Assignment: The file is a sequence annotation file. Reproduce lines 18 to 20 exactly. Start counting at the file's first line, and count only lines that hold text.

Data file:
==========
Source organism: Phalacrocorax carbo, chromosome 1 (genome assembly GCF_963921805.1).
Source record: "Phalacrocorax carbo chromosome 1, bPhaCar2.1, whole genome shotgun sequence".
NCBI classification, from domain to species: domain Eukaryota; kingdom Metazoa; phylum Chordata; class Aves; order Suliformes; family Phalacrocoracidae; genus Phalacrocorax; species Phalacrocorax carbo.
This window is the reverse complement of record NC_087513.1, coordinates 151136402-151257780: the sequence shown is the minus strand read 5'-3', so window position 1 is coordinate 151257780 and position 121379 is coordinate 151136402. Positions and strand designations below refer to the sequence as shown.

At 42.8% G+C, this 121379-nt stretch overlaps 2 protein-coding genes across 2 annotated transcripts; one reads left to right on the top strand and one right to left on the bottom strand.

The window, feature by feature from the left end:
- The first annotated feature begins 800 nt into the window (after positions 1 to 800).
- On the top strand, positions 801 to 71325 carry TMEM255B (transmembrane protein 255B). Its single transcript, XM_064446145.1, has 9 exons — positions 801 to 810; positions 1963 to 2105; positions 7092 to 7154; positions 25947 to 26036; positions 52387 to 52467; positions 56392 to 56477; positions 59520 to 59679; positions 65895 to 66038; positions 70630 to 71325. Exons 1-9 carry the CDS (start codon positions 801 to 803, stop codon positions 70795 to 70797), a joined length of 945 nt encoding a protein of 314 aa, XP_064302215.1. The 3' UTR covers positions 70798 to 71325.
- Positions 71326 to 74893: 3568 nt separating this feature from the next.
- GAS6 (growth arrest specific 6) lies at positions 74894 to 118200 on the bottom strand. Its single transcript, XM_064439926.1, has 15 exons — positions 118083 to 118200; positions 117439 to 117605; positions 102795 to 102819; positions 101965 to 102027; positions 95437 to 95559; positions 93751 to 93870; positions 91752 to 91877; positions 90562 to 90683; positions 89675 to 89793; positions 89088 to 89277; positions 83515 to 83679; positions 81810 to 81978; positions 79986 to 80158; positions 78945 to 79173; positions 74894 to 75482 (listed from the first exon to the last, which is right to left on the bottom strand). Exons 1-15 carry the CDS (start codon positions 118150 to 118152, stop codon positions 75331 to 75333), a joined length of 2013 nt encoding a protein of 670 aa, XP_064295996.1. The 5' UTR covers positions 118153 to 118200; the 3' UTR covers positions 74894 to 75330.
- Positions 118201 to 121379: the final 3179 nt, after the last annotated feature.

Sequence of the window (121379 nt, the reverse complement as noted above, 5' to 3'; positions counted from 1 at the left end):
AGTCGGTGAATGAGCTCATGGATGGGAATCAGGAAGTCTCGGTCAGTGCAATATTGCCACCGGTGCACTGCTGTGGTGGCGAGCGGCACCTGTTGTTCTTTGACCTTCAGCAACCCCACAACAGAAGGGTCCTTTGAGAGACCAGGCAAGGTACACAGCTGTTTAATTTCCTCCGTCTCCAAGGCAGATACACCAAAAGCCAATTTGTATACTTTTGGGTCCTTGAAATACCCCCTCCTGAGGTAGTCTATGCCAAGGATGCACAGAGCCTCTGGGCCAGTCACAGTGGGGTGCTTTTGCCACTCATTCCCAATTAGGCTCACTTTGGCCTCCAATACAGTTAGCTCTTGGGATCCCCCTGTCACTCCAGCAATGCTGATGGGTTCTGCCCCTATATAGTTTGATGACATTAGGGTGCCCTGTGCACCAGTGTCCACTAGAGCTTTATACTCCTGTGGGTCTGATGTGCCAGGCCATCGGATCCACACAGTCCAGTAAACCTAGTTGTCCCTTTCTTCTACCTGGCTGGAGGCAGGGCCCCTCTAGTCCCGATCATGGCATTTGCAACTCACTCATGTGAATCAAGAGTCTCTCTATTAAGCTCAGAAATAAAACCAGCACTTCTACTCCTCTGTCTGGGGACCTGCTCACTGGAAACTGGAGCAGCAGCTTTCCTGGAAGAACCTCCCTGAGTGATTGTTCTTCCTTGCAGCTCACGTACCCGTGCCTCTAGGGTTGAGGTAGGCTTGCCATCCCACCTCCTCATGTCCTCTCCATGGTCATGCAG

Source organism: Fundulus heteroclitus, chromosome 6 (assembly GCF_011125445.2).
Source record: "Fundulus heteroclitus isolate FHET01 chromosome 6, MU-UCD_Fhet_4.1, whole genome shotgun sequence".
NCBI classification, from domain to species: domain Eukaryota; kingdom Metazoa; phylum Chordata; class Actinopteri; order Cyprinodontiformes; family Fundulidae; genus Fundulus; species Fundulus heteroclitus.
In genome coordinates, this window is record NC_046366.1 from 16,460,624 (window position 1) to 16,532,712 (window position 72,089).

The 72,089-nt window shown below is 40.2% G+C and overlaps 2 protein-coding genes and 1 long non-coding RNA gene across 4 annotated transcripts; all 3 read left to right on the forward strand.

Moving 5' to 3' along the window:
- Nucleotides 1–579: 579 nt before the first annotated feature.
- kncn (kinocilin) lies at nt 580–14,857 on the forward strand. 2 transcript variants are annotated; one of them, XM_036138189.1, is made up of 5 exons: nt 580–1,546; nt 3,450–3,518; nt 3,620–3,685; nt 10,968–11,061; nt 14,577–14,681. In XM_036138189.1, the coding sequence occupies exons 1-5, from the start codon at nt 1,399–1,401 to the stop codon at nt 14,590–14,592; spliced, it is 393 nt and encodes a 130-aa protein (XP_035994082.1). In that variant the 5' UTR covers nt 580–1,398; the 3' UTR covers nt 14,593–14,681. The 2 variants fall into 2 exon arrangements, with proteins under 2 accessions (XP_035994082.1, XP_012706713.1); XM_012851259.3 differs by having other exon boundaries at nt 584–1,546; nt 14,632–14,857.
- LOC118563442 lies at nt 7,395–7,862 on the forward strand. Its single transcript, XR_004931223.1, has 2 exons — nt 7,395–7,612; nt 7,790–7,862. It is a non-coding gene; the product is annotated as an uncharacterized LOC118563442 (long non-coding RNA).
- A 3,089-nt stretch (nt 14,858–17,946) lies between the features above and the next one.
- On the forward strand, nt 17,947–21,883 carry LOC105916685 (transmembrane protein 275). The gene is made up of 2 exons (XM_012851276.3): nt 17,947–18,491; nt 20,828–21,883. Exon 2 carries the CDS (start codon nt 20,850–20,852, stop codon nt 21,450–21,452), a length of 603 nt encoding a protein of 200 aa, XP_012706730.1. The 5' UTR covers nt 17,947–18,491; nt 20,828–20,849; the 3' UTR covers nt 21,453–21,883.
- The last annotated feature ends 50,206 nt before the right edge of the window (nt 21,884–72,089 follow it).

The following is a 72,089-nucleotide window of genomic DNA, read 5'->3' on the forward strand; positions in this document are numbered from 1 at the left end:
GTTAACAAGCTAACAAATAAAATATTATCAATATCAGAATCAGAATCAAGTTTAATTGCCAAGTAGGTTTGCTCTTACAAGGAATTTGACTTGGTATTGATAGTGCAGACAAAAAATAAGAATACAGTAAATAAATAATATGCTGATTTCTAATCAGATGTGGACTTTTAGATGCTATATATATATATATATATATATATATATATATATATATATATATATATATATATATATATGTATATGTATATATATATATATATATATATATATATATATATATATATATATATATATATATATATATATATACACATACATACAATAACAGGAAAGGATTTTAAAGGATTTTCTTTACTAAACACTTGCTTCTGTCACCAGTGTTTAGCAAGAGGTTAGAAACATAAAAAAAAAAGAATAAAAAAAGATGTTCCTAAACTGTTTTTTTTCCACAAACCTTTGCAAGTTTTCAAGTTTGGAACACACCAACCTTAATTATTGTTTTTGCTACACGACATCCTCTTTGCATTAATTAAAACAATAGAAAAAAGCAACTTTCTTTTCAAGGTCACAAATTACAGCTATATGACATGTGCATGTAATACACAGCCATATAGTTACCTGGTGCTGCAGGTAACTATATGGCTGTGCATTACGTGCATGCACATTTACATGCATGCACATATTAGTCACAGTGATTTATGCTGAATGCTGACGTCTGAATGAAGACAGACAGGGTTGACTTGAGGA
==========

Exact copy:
The 72,089-nt window shown below is 40.2% G+C and overlaps 2 protein-coding genes and 1 long non-coding RNA gene across 4 annotated transcripts; all 3 read left to right on the forward strand.

Moving 5' to 3' along the window:
- Nucleotides 1–579: 579 nt before the first annotated feature.